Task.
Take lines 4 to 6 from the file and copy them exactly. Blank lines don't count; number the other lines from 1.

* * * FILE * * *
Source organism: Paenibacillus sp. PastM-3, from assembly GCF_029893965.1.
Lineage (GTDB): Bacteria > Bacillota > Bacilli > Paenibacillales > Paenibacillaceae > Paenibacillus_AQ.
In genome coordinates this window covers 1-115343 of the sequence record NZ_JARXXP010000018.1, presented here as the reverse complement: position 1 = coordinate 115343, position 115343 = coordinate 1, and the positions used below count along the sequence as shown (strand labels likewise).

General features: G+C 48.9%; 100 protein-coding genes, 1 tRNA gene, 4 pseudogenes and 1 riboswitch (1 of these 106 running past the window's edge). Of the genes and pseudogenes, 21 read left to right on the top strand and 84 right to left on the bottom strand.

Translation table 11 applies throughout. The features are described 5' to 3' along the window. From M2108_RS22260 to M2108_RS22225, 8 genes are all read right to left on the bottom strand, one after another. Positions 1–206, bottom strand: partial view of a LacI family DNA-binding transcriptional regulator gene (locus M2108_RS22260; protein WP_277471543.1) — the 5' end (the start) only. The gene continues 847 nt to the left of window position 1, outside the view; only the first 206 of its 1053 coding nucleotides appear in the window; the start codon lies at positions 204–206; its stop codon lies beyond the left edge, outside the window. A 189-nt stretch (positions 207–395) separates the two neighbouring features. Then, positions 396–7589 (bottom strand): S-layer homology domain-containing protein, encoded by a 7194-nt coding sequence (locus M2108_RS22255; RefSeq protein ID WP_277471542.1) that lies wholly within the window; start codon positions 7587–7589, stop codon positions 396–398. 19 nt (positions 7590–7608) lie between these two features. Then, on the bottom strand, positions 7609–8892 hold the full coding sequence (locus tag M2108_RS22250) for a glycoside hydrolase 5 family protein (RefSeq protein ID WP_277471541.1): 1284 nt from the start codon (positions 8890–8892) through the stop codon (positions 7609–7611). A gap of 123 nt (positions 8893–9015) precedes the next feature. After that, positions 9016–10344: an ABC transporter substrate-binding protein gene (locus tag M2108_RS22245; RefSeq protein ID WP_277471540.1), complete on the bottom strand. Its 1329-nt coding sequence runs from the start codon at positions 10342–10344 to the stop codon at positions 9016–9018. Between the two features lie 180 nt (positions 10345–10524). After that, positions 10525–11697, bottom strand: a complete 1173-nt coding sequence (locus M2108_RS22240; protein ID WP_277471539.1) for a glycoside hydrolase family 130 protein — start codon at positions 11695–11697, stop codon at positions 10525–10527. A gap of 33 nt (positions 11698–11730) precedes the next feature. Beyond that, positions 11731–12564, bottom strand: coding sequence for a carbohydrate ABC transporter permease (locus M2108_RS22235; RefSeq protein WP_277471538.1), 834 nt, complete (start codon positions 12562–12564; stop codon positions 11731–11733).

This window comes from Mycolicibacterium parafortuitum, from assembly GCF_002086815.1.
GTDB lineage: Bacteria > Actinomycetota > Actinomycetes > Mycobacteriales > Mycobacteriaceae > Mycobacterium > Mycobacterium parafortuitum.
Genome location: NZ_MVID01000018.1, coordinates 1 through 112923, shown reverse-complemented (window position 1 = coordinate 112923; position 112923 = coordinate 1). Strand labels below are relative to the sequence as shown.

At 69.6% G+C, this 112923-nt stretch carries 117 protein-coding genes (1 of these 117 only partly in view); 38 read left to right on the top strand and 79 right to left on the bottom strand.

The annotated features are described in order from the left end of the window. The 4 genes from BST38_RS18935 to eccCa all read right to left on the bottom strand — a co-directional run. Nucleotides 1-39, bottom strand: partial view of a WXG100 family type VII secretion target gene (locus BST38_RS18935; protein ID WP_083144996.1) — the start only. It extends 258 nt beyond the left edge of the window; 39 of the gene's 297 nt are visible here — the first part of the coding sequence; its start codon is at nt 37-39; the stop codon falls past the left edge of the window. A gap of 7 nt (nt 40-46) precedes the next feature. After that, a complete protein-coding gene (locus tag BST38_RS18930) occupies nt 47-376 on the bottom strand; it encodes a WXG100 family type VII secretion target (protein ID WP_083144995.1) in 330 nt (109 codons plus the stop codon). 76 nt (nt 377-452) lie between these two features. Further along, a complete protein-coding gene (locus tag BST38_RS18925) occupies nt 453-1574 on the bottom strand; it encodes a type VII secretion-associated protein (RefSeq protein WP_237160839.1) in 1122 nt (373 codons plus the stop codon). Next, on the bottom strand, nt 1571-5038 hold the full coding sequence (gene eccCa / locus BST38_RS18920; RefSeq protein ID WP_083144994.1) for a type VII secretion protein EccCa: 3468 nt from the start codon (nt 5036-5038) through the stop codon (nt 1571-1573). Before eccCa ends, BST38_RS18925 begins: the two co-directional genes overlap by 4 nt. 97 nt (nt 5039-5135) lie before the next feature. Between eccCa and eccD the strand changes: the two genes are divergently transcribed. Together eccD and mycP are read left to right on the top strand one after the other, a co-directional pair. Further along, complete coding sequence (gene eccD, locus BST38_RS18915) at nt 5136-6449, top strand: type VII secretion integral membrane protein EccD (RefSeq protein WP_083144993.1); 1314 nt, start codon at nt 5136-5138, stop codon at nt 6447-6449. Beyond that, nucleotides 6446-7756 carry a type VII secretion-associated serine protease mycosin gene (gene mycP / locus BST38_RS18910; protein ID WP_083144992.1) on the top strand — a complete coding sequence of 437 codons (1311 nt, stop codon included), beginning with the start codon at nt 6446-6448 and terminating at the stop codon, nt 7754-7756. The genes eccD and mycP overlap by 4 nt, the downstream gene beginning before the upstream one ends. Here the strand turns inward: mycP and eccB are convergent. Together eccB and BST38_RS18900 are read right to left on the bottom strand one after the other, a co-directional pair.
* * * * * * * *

General features: G+C 48.9%; 100 protein-coding genes, 1 tRNA gene, 4 pseudogenes and 1 riboswitch (1 of these 106 running past the window's edge). Of the genes and pseudogenes, 21 read left to right on the top strand and 84 right to left on the bottom strand.

Translation table 11 applies throughout. The features are described 5' to 3' along the window. From M2108_RS22260 to M2108_RS22225, 8 genes are all read right to left on the bottom strand, one after another. Positions 1–206, bottom strand: partial view of a LacI family DNA-binding transcriptional regulator gene (locus M2108_RS22260; protein WP_277471543.1) — the 5' end (the start) only. The gene continues 847 nt to the left of window position 1, outside the view; only the first 206 of its 1053 coding nucleotides appear in the window; the start codon lies at positions 204–206; its stop codon lies beyond the left edge, outside the window. A 189-nt stretch (positions 207–395) separates the two neighbouring features. Then, positions 396–7589 (bottom strand): S-layer homology domain-containing protein, encoded by a 7194-nt coding sequence (locus M2108_RS22255; RefSeq protein ID WP_277471542.1) that lies wholly within the window; start codon positions 7587–7589, stop codon positions 396–398. 19 nt (positions 7590–7608) lie between these two features. Then, on the bottom strand, positions 7609–8892 hold the full coding sequence (locus tag M2108_RS22250) for a glycoside hydrolase 5 family protein (RefSeq protein ID WP_277471541.1): 1284 nt from the start codon (positions 8890–8892) through the stop codon (positions 7609–7611). A gap of 123 nt (positions 8893–9015) precedes the next feature. After that, positions 9016–10344: an ABC transporter substrate-binding protein gene (locus tag M2108_RS22245; RefSeq protein ID WP_277471540.1), complete on the bottom strand. Its 1329-nt coding sequence runs from the start codon at positions 10342–10344 to the stop codon at positions 9016–9018. Between the two features lie 180 nt (positions 10345–10524). After that, positions 10525–11697, bottom strand: a complete 1173-nt coding sequence (locus M2108_RS22240; protein ID WP_277471539.1) for a glycoside hydrolase family 130 protein — start codon at positions 11695–11697, stop codon at positions 10525–10527. A gap of 33 nt (positions 11698–11730) precedes the next feature. Beyond that, positions 11731–12564, bottom strand: coding sequence for a carbohydrate ABC transporter permease (locus M2108_RS22235; RefSeq protein WP_277471538.1), 834 nt, complete (start codon positions 12562–12564; stop codon positions 11731–11733).

This window comes from Mycolicibacterium parafortuitum, from assembly GCF_002086815.1.